Cambodia, Japan leaders urge Myanmar junta to honor ASEAN peace plan
The prime ministers of Cambodia and Japan have urged the Myanmar junta to comply with the Association of Southeast Asian Nations (ASEAN) five-point consensus, and pave the way for ASEAN members and development partners to distribute much-needed humanitarian aid to the Myanmar people.
The call for the junta to abide by the five-point consensus was made on Sunday during a state visit to Cambodia by Japan’s Prime Minister Fumio Kishida. Japan’s premier was in Cambodia to strengthen bilateral ties and to discuss economic and security cooperation, with the crises in Myanmar and Ukraine high on the agenda.
Myanmar has been in social and political turmoil since the military’s coup in February last year. Last April, coup leader Senior General Min Aung Hlaing agreed a five-point consensus with ASEAN leaders to end the crisis, including the immediate cessation of violence in the country. So far, the regime has failed to honor the plan.
Cambodia’s prime minister Hun Sen, who is the current chair of ASEAN, said during a joint press conference that he and Japan’s prime minister had seriously discussed the Myanmar crisis and expressed their deep concern about the situation in the conflict-torn country. They called on all relevant stakeholders to immediately end violence and to start negotiations with the relevant parties in order to find a peaceful solution to the crisis. They also called on the military regime to release all detained politicians.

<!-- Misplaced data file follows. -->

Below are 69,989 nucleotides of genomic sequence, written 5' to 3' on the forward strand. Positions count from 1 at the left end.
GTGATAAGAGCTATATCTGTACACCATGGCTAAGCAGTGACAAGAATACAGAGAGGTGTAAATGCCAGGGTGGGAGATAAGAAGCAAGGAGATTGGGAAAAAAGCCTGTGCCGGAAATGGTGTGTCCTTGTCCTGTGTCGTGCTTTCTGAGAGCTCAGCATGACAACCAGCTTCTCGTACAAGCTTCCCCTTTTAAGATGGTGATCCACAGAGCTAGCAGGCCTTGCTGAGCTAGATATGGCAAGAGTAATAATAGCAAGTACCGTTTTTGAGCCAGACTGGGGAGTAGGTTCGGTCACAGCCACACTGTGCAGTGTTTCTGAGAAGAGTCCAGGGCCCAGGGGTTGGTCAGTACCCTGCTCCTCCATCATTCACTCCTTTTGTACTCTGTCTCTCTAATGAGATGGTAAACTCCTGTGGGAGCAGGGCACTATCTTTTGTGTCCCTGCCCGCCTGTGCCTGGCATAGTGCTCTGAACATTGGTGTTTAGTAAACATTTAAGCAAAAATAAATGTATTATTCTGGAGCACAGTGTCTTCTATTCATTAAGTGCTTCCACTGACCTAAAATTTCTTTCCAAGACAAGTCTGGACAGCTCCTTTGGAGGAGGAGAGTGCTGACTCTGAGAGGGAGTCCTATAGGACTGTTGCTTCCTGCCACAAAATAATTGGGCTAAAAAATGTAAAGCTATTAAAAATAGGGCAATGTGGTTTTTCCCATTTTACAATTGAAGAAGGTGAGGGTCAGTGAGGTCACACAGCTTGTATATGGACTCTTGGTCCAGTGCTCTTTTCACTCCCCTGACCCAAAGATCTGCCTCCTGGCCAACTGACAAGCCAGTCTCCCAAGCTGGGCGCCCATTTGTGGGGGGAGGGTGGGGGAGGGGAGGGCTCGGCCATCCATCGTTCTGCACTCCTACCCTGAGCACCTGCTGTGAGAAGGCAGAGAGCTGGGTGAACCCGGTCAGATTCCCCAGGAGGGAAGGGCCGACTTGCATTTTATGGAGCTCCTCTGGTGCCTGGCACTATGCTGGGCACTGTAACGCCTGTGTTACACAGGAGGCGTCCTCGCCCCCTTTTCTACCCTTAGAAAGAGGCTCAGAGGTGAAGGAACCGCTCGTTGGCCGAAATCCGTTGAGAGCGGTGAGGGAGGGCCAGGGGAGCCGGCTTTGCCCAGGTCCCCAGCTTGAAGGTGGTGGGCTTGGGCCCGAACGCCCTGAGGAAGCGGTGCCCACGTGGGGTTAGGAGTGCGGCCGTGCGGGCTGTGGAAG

“We both agreed that the Naypyitaw authorities need to comply with ASEAN’s five-point consensus as soon as possible and to facilitate the distribution of humanitarian aid to the Myanmar people who are in need. At the same time, we both reiterated the importance of solving the crisis through negotiations with the relevant stakeholders,” said Hun Sen.
Sophal Ear, Associate Dean and Associate Professor at Arizona State University’s Thunderbird School of Global Management in the United States, said that Cambodia is trusted by the junta bosses because Cambodia has also just jailed its opposition leaders so, in that sense, they are both traveling on the same journey.
“Myanmar, I am sure, would love to be treated like Cambodia, where it can do what it wants but not be punished. The other ASEAN members who reject Myanmar can maybe get Cambodia to do things that they would not be willing to do themselves. They can use Cambodia to send messages to Myanmar,” said Sophal Ear, who is Cambodian-American.
“Cambodia can be a messenger. It should not, however, send a message that is not ASEAN’s, pretending that it came from ASEAN. Cambodia should not masquerade as though it represents ASEAN. The views of Cambodia are its views alone and do not represent the views of ASEAN,” he added.
On Monday, ASEAN’s special envoy to Myanmar Prak Sokhonn, who is also Cambodia’s Deputy Prime Minister and Foreign Minister, departed for Naypyitaw on his first official visit to Myanmar as ASEAN envoy.
Also in the delegation are a number of senior officials from Cambodia’s government, likely including Cham Prasidh, Minister of Industry, Science, Technology, and Innovation, as well as staff from AHA, ASEAN’s Coordinating Centre for Humanitarian Assistance on disaster management.
Prak Sokhonn will spend three days in Myanmar at the invitation of the junta boss, Snr-Gen. Min Aung Hlaing.